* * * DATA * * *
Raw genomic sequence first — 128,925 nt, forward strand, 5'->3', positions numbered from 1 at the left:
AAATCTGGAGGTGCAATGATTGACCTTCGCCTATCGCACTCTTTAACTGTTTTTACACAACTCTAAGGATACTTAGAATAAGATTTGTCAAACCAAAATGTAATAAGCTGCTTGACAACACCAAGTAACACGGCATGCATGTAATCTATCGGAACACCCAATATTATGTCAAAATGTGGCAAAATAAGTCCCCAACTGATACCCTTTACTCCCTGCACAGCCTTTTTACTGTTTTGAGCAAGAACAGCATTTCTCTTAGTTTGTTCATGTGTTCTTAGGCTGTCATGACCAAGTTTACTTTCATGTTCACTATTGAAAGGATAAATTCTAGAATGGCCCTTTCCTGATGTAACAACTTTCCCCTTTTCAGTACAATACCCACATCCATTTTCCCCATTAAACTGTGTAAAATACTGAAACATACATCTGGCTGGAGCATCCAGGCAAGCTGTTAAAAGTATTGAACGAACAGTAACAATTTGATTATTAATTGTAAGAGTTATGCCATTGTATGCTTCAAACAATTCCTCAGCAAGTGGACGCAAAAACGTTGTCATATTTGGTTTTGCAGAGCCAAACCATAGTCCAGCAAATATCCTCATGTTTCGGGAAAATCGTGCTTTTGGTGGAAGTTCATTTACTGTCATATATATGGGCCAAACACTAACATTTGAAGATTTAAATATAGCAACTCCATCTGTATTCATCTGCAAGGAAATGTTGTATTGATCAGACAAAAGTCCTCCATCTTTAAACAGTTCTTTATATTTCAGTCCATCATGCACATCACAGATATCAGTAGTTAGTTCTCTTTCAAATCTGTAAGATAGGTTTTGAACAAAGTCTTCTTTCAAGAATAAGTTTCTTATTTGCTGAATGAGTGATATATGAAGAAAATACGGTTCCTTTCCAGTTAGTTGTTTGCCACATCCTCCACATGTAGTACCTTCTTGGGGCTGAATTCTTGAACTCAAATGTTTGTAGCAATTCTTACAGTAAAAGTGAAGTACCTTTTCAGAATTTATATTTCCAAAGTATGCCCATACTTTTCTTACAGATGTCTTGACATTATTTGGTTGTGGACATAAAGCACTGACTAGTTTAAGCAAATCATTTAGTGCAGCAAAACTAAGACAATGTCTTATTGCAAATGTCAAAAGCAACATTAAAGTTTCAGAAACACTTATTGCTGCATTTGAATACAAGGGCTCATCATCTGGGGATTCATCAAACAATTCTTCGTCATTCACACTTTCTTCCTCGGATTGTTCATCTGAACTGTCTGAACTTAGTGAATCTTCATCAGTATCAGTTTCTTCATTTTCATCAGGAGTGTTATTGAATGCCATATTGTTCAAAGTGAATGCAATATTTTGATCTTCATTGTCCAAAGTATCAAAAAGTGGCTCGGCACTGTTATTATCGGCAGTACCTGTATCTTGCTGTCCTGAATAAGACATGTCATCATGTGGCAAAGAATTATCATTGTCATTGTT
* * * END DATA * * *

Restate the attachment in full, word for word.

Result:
Raw genomic sequence first — 128,925 nt, forward strand, 5'->3', positions numbered from 1 at the left:
AAATCTGGAGGTGCAATGATTGACCTTCGCCTATCGCACTCTTTAACTGTTTTTACACAACTCTAAGGATACTTAGAATAAGATTTGTCAAACCAAAATGTAATAAGCTGCTTGACAACACCAAGTAACACGGCATGCATGTAATCTATCGGAACACCCAATATTATGTCAAAATGTGGCAAAATAAGTCCCCAACTGATACCCTTTACTCCCTGCACAGCCTTTTTACTGTTTTGAGCAAGAACAGCATTTCTCTTAGTTTGTTCATGTGTTCTTAGGCTGTCATGACCAAGTTTACTTTCATGTTCACTATTGAAAGGATAAATTCTAGAATGGCCCTTTCCTGATGTAACAACTTTCCCCTTTTCAGTACAATACCCACATCCATTTTCCCCATTAAACTGTGTAAAATACTGAAACATACATCTGGCTGGAGCATCCAGGCAAGCTGTTAAAAGTATTGAACGAACAGTAACAATTTGATTATTAATTGTAAGAGTTATGCCATTGTATGCTTCAAACAATTCCTCAGCAAGTGGACGCAAAAACGTTGTCATATTTGGTTTTGCAGAGCCAAACCATAGTCCAGCAAATATCCTCATGTTTCGGGAAAATCGTGCTTTTGGTGGAAGTTCATTTACTGTCATATATATGGGCCAAACACTAACATTTGAAGATTTAAATATAGCAACTCCATCTGTATTCATCTGCAAGGAAATGTTGTATTGATCAGACAAAAGTCCTCCATCTTTAAACAGTTCTTTATATTTCAGTCCATCATGCACATCACAGATATCAGTAGTTAGTTCTCTTTCAAATCTGTAAGATAGGTTTTGAACAAAGTCTTCTTTCAAGAATAAGTTTCTTATTTGCTGAATGAGTGATATATGAAGAAAATACGGTTCCTTTCCAGTTAGTTGTTTGCCACATCCTCCACATGTAGTACCTTCTTGGGGCTGAATTCTTGAACTCAAATGTTTGTAGCAATTCTTACAGTAAAAGTGAAGTACCTTTTCAGAATTTATATTTCCAAAGTATGCCCATACTTTTCTTACAGATGTCTTGACATTATTTGGTTGTGGACATAAAGCACTGACTAGTTTAAGCAAATCATTTAGTGCAGCAAAACTAAGACAATGTCTTATTGCAAATGTCAAAAGCAACATTAAAGTTTCAGAAACACTTATTGCTGCATTTGAATACAAGGGCTCATCATCTGGGGATTCATCAAACAATTCTTCGTCATTCACACTTTCTTCCTCGGATTGTTCATCTGAACTGTCTGAACTTAGTGAATCTTCATCAGTATCAGTTTCTTCATTTTCATCAGGAGTGTTATTGAATGCCATATTGTTCAAAGTGAATGCAATATTTTGATCTTCATTGTCCAAAGTATCAAAAAGTGGCTCGGCACTGTTATTATCGGCAGTACCTGTATCTTGCTGTCCTGAATAAGACATGTCATCATGTGGCAAAGAATTATCATTGTCATTGTT